148. Pacific Islands Forum Secretariat, “Niue Declaration on Climate Change” (August 2008), online: Pacific Islands Forum Secretariat 〈http://www.forumsec.org/resources/uploads/attachments/documents/THE%20NIUE%20DECLARATION%20ON%20CLIMATE%20CHANGE.pdf〉 at para. 4 [Niue Declaration on Climate Change]. See also Secretariat of the Pacific Regional Environment Programme, “Pacific Islands Framework for Action on Climate Change 2006−2015” (June 2005), online: Secretariat of the Pacific Regional Environment Programme 〈http://www.sprep.org/att/publication/000438_PI_Framework_for_Action_on_Climate_Change_2006_2015_FINAL.pdf〉 [Pacific Islands Framework for Action on Climate Change 2006−2015].
149. DARA, “Declaration of the Climate Vulnerable Forum” (November 2009)
150. Asian Development Bank, “Policy Options to Support Climate-Induced Migration” (December 2009)
151. Ibid., at 4−5.
152. The initial project document actually provides that the financial feasibility study “will undertake a comprehensive feasibility study for the expansion of existing funding facilities (including the Adaptation Fund of the Kyoto Protocol and the United Nations Central Emergency Response Fund) or the establishment and maintenance of a new funding facility”, thus suggesting that funding should be operated at a global level. Ibid., at 4.
153. DOBIAS, Robert J., “ADB's Role in Addressing Climate Change and Migration”, Centre for Non-Traditional Studies, S. Rajaratnam School of International Studies, Presentation, 27 May 2011
155. Supra note 12 at 73.
156. Asian Development Bank, “ADB Financial Profile 2011” (April 2011)
157. On the rule, see ADB Charter, supra note 156, art. 33. On the repartition of shares, see ADB Financial Profile 2011, supra note 156 at 36 regarding subscriptions to the authorized capital stock of the ADB.
158. ANGHIE, A. and CHIMNI, B.S., “Third World Approaches to International Law and Individual Responsibility in Internal Conflicts” (2003) 2 Chinese Journal of International Law 77 at 81
Keyuan, ZOU, “Asian Approaches and Contributions to International Law” in ZOU Keyuan, ed., China-ASEAN Relations and International Law (Oxford: Chandos Publishing, 2009), 21 at 26
159. CHESTERMAN, Simon and MAHBUBANI, Kishore, “The Asian Way of Handling the World” The Guardian (4 March 2010)
Kheng-Lian and Robinson, supra note 144 at 642−643
160. SEN, Amartya, “Human Rights and Asian Values” The New Republic (14−21 July 1997), 33 at 34
161. ASEAN Charter, supra note 143, art. 2(2)(a).
162. Charter of the United Nations, 26 June 1945 (entered into force 24 October 1945), online: UN 〈http://www.un.org/en/documents/charter/〉, art. 2(1).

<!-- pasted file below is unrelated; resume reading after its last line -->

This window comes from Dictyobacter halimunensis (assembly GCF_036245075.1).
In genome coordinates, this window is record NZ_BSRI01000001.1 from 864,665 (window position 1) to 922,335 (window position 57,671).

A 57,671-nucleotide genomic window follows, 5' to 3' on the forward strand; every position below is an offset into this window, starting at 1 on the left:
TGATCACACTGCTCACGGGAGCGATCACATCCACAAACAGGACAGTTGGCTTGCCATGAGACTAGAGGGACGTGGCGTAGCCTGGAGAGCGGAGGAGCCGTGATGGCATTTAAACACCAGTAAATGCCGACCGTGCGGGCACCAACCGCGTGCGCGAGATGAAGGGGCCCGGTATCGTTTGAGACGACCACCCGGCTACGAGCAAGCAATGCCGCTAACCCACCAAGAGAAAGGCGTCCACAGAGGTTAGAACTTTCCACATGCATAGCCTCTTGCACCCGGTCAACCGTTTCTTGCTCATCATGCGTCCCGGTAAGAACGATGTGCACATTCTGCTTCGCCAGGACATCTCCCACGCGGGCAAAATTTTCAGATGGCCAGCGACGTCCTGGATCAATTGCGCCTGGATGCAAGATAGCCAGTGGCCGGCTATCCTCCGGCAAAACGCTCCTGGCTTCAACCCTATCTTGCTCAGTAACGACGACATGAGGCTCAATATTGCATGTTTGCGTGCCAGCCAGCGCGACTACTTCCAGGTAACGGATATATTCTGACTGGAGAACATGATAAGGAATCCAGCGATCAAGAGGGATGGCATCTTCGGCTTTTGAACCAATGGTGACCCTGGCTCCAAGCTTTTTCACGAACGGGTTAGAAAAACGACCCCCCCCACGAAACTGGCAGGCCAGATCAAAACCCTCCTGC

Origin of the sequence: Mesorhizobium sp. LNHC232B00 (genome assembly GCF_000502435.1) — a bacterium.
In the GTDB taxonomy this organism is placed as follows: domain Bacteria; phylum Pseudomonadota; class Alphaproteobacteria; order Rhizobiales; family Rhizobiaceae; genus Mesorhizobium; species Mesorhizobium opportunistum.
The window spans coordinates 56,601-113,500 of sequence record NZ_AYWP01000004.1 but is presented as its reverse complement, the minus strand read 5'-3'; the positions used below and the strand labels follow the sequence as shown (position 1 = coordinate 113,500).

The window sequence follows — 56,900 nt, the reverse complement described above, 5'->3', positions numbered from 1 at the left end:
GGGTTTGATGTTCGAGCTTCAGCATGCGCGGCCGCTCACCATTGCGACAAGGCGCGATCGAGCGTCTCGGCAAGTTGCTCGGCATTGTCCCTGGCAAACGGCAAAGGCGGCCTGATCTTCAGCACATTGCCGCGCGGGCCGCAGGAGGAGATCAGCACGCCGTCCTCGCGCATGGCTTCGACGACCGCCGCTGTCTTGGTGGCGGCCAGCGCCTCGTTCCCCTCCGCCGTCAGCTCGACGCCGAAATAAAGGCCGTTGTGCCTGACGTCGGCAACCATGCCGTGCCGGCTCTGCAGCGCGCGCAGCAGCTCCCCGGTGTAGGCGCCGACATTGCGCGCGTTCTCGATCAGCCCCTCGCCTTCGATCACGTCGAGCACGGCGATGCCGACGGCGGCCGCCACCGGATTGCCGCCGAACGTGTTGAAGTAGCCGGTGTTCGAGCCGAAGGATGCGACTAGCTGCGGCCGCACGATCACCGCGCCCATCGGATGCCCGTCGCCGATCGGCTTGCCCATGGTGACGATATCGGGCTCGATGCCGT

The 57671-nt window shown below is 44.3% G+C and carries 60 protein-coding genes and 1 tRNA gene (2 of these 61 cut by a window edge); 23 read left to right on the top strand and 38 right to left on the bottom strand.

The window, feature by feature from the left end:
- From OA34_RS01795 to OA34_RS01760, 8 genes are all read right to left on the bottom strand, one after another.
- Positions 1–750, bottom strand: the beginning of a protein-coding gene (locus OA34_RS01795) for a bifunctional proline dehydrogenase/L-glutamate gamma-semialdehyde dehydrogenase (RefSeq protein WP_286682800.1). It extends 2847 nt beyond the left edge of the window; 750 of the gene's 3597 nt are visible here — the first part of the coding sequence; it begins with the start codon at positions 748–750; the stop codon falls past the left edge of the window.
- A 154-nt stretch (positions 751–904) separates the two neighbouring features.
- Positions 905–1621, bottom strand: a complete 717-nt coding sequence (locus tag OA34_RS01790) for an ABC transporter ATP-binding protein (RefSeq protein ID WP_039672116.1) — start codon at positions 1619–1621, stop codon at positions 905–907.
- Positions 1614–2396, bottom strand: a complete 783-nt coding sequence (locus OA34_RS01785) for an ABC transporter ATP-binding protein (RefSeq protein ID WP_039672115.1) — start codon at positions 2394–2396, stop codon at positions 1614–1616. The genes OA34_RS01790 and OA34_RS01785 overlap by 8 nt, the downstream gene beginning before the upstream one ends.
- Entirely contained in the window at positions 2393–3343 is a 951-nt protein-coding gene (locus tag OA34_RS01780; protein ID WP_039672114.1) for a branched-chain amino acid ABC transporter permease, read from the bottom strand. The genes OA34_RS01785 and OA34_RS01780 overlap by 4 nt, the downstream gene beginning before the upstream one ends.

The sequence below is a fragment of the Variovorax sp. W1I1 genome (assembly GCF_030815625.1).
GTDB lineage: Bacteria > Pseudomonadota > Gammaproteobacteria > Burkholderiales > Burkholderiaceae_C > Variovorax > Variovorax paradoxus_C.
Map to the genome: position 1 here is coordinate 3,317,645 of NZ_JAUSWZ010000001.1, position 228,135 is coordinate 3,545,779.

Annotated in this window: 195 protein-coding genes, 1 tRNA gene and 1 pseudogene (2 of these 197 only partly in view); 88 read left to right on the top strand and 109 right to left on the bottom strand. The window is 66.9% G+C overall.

163. Consolidated Version of the Treaty on European Union, 7 February 1992, online: EUR-Lex 〈http://eur-lex.europa.eu/LexUriServ/LexUriServ.do?uri=OJ:C:2010:083:0013:0046:en:PDF〉, arts. 4(1) and 5.
164. GINSBURG, Tom, “Eastphalia as the Perfection of Westphalia” (2010) 17 Indiana Journal of Global Legal Studies 27 at 31−35
KAHLER, M., “Legalization As Strategy: The Asia-Pacific Case” (2000) 54 International Organization 549
165. Donald E. WEATHERBEE, International Relations in Southeast Asia: The Struggle for Autonomy (Lanham: Rowman & Littlefield, 2009) at 298.
166. Tay, supra note 26
168. Anghie and Chimni, supra note 158 at 83
169. Antony ANGHIE, “Universality and the Concept of Governance in International Law” in Edward Kofi QUASHIGAH and Obiora Chinedu OKAFOR, eds., Legitimate Governance in Africa: International and Domestic Legal Perspectives (The Hague: Kluwer Law International, 1999), 21 at 39
170. Panikkar, supra note 74 at 94
171. ALVAREZ, Jose E., “Institutionalised Legislation and the Asia-Pacific Region” (2007) 5 New Zealand Journal of Public and International Law 9 at 10
SINGH, Prabhakar, “The Scandal of Enlightenment and the Birth of Disciplines: Is International Law a Science?” (2010) 12 International Community Law Review 5 at 17
172. Lorraine ELLIOTT and Shaun BRESLIN, “Researching Comparative Regional Environmental Governance: Causes, Cases and Consequences” in Lorraine ELLIOTT and Shaun BRESLIN, eds., Comparative Environmental Regionalism (London: Routledge, 2011)
174. Chimni, supra note 72 at 39
175. See for e.g. Alvarez, supra note 171 at 20: “There is no such thing as an ‘Asia-Pacific region’.” See also ibid., at 41, addressing “Indian civilization” and “Asian civilizations”.
176. Refugee Convention, supra note 57.
177. Chimni, supra note 72 at 40.
179. CHIMNI, B.S., “A Just World Under Law: A View from the South” (2006) 22 American University International Law Review 199 at 215
Nancy FRASER, “Social Justice in the Age of Identity Politics: Redistribution, Recognition, and Participation” in Larry RAY and Andrew SAYER, eds., Culture and Economy after the Cultural Turn (London: Sage, 1999)
180. Chimni, supra note 72 at 41
SAID, Edward W., “The Clash of Ignorance” The Nation (22 October 2001) at 146
181. Chimni, supra note 72 at 42
182. Ibid., at 40.
183. Ibid., at 40−1.
184. Ibid., at 41.
185. Tay, supra note 26
186. BERMAN, P.S., “Global Legal Pluralism” (2006) 80 South California Law Review 1155
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187. Gemenne, supra note 94
188. Tay, supra note 70 at 768
189. Mayer, supra note 5
190. EL-HINNAWI, E., “Environmental Refugees”, United Nations Environment Programme, Report, 1985
* PhD candidate, Faculty of Law, National University of Singapore. This article builds on a class paper presented as part of Associate Professor Simon TAY Seong Chee's seminar on International Law in Asia. It results from the encounter of a Western student with Asian critical research on international law, in particular the Third World Approaches of International Law. An earlier draft was circulated as a working paper for the Earth System Governance project. I wish to thank Ingrid Boas, François Crépeau, Aysem Mert, Alan Tan Khee Jin, and two anonymous reviewers for comments on an earlier draft. All mistakes remain my own.